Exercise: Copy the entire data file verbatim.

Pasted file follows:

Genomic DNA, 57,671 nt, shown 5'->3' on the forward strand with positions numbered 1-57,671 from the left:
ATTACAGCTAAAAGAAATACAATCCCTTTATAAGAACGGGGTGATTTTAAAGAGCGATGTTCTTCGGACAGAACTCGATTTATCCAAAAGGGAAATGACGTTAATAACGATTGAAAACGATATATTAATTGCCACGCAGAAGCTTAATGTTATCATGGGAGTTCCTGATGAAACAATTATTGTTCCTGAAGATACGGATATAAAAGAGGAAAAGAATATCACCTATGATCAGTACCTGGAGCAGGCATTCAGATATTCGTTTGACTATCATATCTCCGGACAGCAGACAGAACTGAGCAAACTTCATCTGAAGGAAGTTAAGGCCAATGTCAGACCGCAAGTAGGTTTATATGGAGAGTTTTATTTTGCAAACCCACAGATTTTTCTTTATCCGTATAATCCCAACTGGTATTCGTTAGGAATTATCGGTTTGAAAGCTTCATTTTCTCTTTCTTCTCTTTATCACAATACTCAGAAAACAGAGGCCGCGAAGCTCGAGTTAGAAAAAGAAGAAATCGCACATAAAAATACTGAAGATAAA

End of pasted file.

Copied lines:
Genomic DNA, 57,671 nt, shown 5'->3' on the forward strand with positions numbered 1-57,671 from the left:
ATTACAGCTAAAAGAAATACAATCCCTTTATAAGAACGGGGTGATTTTAAAGAGCGATGTTCTTCGGACAGAACTCGATTTATCCAAAAGGGAAATGACGTTAATAACGATTGAAAACGATATATTAATTGCCACGCAGAAGCTTAATGTTATCATGGGAGTTCCTGATGAAACAATTATTGTTCCTGAAGATACGGATATAAAAGAGGAAAAGAATATCACCTATGATCAGTACCTGGAGCAGGCATTCAGATATTCGTTTGACTATCATATCTCCGGACAGCAGACAGAACTGAGCAAACTTCATCTGAAGGAAGTTAAGGCCAATGTCAGACCGCAAGTAGGTTTATATGGAGAGTTTTATTTTGCAAACCCACAGATTTTTCTTTATCCGTATAATCCCAACTGGTATTCGTTAGGAATTATCGGTTTGAAAGCTTCATTTTCTCTTTCTTCTCTTTATCACAATACTCAGAAAACAGAGGCCGCGAAGCTCGAGTTAGAAAAAGAAGAAATCGCACATAAAAATACTGAAGATAAA